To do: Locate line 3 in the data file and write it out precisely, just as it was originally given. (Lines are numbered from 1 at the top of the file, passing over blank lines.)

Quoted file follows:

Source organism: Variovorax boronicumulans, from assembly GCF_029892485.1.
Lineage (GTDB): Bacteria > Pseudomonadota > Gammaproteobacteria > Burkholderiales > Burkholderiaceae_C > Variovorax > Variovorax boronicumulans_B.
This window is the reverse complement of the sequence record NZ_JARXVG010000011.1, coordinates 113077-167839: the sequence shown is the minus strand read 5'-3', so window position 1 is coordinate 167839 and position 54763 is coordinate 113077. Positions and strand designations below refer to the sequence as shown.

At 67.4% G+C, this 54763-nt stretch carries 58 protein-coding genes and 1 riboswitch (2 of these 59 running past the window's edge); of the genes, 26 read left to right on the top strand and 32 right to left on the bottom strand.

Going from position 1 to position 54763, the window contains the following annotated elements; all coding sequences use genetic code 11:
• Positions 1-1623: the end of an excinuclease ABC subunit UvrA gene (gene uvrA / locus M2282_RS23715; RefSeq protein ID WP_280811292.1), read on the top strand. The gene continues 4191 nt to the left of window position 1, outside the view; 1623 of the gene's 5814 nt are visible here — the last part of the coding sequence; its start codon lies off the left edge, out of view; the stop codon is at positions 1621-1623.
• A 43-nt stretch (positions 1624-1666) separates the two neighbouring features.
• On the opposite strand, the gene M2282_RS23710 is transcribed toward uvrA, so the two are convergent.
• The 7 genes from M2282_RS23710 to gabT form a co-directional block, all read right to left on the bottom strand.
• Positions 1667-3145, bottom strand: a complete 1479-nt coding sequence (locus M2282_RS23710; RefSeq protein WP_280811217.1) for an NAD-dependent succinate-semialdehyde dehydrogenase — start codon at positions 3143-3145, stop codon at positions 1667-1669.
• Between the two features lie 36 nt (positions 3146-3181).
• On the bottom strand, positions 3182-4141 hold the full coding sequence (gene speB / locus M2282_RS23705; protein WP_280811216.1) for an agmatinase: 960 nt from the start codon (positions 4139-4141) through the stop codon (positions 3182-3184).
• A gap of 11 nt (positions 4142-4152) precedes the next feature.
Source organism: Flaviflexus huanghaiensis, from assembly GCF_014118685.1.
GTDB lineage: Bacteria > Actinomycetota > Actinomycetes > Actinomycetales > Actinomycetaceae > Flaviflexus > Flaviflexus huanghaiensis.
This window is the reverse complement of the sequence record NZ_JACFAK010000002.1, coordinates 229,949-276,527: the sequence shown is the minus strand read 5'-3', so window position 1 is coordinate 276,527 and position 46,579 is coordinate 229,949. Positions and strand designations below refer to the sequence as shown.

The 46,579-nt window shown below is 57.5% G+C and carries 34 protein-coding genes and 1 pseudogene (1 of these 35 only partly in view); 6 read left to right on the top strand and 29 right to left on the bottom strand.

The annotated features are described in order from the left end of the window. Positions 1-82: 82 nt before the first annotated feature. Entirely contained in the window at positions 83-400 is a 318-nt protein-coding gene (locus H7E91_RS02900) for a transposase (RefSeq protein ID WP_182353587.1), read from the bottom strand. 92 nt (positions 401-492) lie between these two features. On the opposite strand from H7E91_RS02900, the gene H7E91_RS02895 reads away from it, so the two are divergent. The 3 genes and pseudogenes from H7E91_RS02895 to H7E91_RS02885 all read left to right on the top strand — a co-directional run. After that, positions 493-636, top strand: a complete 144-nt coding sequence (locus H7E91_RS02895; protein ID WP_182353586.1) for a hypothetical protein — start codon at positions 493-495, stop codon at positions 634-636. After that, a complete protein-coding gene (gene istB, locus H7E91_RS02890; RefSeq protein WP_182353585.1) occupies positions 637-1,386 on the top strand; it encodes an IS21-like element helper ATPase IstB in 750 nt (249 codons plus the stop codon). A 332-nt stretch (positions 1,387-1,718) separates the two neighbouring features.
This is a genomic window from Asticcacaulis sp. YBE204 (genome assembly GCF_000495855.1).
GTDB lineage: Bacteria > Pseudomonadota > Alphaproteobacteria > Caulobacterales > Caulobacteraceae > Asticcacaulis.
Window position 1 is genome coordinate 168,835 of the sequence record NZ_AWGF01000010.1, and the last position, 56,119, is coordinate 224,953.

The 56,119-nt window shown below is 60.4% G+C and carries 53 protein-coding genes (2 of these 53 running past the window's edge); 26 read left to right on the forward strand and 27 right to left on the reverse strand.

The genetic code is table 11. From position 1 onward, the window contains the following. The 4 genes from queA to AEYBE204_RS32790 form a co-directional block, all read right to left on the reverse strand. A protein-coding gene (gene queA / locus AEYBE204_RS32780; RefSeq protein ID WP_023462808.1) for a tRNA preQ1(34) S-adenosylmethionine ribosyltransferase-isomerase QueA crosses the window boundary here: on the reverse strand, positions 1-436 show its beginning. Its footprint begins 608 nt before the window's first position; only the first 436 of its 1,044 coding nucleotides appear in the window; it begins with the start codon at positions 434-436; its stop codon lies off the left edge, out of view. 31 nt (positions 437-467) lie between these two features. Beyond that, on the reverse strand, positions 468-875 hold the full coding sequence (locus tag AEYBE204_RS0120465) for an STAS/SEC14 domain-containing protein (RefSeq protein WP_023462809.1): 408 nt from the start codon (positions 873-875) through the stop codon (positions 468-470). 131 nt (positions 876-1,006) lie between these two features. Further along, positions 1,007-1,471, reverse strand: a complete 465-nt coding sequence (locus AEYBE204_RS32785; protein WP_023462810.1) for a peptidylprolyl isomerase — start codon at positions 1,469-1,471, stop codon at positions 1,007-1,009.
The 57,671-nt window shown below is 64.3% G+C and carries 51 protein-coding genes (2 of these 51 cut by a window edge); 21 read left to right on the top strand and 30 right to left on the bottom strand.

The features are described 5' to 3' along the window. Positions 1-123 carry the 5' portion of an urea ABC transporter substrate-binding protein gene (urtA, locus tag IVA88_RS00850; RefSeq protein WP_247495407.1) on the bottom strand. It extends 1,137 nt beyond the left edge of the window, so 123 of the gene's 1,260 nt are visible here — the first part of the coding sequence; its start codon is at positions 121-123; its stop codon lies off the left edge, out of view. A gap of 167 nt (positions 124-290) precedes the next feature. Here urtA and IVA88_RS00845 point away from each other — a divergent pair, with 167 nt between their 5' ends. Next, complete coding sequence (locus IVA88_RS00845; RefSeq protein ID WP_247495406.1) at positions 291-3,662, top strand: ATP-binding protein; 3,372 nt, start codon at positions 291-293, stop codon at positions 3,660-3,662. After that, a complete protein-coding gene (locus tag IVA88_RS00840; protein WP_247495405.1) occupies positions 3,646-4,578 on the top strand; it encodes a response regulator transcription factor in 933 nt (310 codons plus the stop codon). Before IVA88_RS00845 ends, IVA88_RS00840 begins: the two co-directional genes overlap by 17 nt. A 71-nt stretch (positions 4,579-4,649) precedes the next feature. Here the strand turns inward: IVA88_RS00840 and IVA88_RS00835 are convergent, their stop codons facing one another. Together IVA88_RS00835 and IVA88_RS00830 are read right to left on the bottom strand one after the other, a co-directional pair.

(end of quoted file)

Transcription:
This window is the reverse complement of the sequence record NZ_JARXVG010000011.1, coordinates 113077-167839: the sequence shown is the minus strand read 5'-3', so window position 1 is coordinate 167839 and position 54763 is coordinate 113077. Positions and strand designations below refer to the sequence as shown.